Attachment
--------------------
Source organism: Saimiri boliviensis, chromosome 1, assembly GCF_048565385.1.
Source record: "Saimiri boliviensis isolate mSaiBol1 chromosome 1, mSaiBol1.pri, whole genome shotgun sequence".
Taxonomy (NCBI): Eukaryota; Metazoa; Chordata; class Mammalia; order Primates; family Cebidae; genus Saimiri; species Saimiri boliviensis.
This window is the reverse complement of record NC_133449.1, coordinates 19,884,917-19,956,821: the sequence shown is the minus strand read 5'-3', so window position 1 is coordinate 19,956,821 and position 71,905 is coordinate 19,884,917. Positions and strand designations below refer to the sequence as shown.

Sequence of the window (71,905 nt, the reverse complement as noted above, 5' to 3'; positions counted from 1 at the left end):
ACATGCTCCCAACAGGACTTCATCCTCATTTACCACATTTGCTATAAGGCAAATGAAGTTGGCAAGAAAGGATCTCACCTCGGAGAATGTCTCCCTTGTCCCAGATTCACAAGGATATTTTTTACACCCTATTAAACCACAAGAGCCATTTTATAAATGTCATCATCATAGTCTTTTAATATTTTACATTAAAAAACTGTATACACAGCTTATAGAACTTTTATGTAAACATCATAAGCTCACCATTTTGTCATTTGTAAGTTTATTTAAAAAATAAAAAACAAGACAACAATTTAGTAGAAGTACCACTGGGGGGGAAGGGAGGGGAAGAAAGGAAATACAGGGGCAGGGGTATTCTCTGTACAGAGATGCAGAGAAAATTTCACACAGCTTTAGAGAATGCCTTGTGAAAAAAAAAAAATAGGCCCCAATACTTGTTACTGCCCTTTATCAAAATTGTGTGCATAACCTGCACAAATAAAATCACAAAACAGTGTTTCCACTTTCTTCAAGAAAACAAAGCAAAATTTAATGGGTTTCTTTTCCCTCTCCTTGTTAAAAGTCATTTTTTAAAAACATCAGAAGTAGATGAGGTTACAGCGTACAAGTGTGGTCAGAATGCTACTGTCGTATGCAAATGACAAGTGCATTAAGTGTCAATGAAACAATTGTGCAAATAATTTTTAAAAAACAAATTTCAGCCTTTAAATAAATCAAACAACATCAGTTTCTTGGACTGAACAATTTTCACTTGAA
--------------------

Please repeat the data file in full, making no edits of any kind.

Source organism: Saimiri boliviensis, chromosome 1, assembly GCF_048565385.1.
Source record: "Saimiri boliviensis isolate mSaiBol1 chromosome 1, mSaiBol1.pri, whole genome shotgun sequence".
Taxonomy (NCBI): Eukaryota; Metazoa; Chordata; class Mammalia; order Primates; family Cebidae; genus Saimiri; species Saimiri boliviensis.
This window is the reverse complement of record NC_133449.1, coordinates 19,884,917-19,956,821: the sequence shown is the minus strand read 5'-3', so window position 1 is coordinate 19,956,821 and position 71,905 is coordinate 19,884,917. Positions and strand designations below refer to the sequence as shown.

Sequence of the window (71,905 nt, the reverse complement as noted above, 5' to 3'; positions counted from 1 at the left end):
ACATGCTCCCAACAGGACTTCATCCTCATTTACCACATTTGCTATAAGGCAAATGAAGTTGGCAAGAAAGGATCTCACCTCGGAGAATGTCTCCCTTGTCCCAGATTCACAAGGATATTTTTTACACCCTATTAAACCACAAGAGCCATTTTATAAATGTCATCATCATAGTCTTTTAATATTTTACATTAAAAAACTGTATACACAGCTTATAGAACTTTTATGTAAACATCATAAGCTCACCATTTTGTCATTTGTAAGTTTATTTAAAAAATAAAAAACAAGACAACAATTTAGTAGAAGTACCACTGGGGGGGAAGGGAGGGGAAGAAAGGAAATACAGGGGCAGGGGTATTCTCTGTACAGAGATGCAGAGAAAATTTCACACAGCTTTAGAGAATGCCTTGTGAAAAAAAAAAAATAGGCCCCAATACTTGTTACTGCCCTTTATCAAAATTGTGTGCATAACCTGCACAAATAAAATCACAAAACAGTGTTTCCACTTTCTTCAAGAAAACAAAGCAAAATTTAATGGGTTTCTTTTCCCTCTCCTTGTTAAAAGTCATTTTTTAAAAACATCAGAAGTAGATGAGGTTACAGCGTACAAGTGTGGTCAGAATGCTACTGTCGTATGCAAATGACAAGTGCATTAAGTGTCAATGAAACAATTGTGCAAATAATTTTTAAAAAACAAATTTCAGCCTTTAAATAAATCAAACAACATCAGTTTCTTGGACTGAACAATTTTCACTTGAA